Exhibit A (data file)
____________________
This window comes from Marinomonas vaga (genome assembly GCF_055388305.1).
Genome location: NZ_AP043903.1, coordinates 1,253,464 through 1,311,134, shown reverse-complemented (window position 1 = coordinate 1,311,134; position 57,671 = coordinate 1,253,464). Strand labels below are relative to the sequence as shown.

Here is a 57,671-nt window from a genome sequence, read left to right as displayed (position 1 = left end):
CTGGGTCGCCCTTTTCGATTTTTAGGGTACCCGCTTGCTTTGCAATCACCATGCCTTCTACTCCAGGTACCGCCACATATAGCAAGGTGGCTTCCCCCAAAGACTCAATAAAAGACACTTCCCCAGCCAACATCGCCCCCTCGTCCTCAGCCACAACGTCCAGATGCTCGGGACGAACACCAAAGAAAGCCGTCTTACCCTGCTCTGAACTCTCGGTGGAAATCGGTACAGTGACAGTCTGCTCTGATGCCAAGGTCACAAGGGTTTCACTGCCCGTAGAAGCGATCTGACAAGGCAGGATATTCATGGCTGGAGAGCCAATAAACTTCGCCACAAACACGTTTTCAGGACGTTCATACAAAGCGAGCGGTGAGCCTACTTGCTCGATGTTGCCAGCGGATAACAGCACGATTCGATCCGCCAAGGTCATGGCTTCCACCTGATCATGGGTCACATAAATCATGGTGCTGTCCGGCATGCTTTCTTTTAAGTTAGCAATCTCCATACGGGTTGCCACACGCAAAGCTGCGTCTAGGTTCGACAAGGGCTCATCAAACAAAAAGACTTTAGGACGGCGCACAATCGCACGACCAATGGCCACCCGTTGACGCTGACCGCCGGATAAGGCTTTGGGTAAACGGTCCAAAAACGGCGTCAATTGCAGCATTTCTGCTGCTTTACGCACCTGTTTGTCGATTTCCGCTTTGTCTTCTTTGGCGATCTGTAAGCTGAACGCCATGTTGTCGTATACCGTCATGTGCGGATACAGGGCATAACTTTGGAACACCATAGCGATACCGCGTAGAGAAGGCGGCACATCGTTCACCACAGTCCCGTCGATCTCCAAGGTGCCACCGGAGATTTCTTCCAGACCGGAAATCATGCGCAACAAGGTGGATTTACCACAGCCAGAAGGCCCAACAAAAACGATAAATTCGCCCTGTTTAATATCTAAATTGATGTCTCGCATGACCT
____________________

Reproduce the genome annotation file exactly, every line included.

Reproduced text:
This window comes from Marinomonas vaga (genome assembly GCF_055388305.1).
Genome location: NZ_AP043903.1, coordinates 1,253,464 through 1,311,134, shown reverse-complemented (window position 1 = coordinate 1,311,134; position 57,671 = coordinate 1,253,464). Strand labels below are relative to the sequence as shown.

Here is a 57,671-nt window from a genome sequence, read left to right as displayed (position 1 = left end):
CTGGGTCGCCCTTTTCGATTTTTAGGGTACCCGCTTGCTTTGCAATCACCATGCCTTCTACTCCAGGTACCGCCACATATAGCAAGGTGGCTTCCCCCAAAGACTCAATAAAAGACACTTCCCCAGCCAACATCGCCCCCTCGTCCTCAGCCACAACGTCCAGATGCTCGGGACGAACACCAAAGAAAGCCGTCTTACCCTGCTCTGAACTCTCGGTGGAAATCGGTACAGTGACAGTCTGCTCTGATGCCAAGGTCACAAGGGTTTCACTGCCCGTAGAAGCGATCTGACAAGGCAGGATATTCATGGCTGGAGAGCCAATAAACTTCGCCACAAACACGTTTTCAGGACGTTCATACAAAGCGAGCGGTGAGCCTACTTGCTCGATGTTGCCAGCGGATAACAGCACGATTCGATCCGCCAAGGTCATGGCTTCCACCTGATCATGGGTCACATAAATCATGGTGCTGTCCGGCATGCTTTCTTTTAAGTTAGCAATCTCCATACGGGTTGCCACACGCAAAGCTGCGTCTAGGTTCGACAAGGGCTCATCAAACAAAAAGACTTTAGGACGGCGCACAATCGCACGACCAATGGCCACCCGTTGACGCTGACCGCCGGATAAGGCTTTGGGTAAACGGTCCAAAAACGGCGTCAATTGCAGCATTTCTGCTGCTTTACGCACCTGTTTGTCGATTTCCGCTTTGTCTTCTTTGGCGATCTGTAAGCTGAACGCCATGTTGTCGTATACCGTCATGTGCGGATACAGGGCATAACTTTGGAACACCATAGCGATACCGCGTAGAGAAGGCGGCACATCGTTCACCACAGTCCCGTCGATCTCCAAGGTGCCACCGGAGATTTCTTCCAGACCGGAAATCATGCGCAACAAGGTGGATTTACCACAGCCAGAAGGCCCAACAAAAACGATAAATTCGCCCTGTTTAATATCTAAATTGATGTCTCGCATGACCT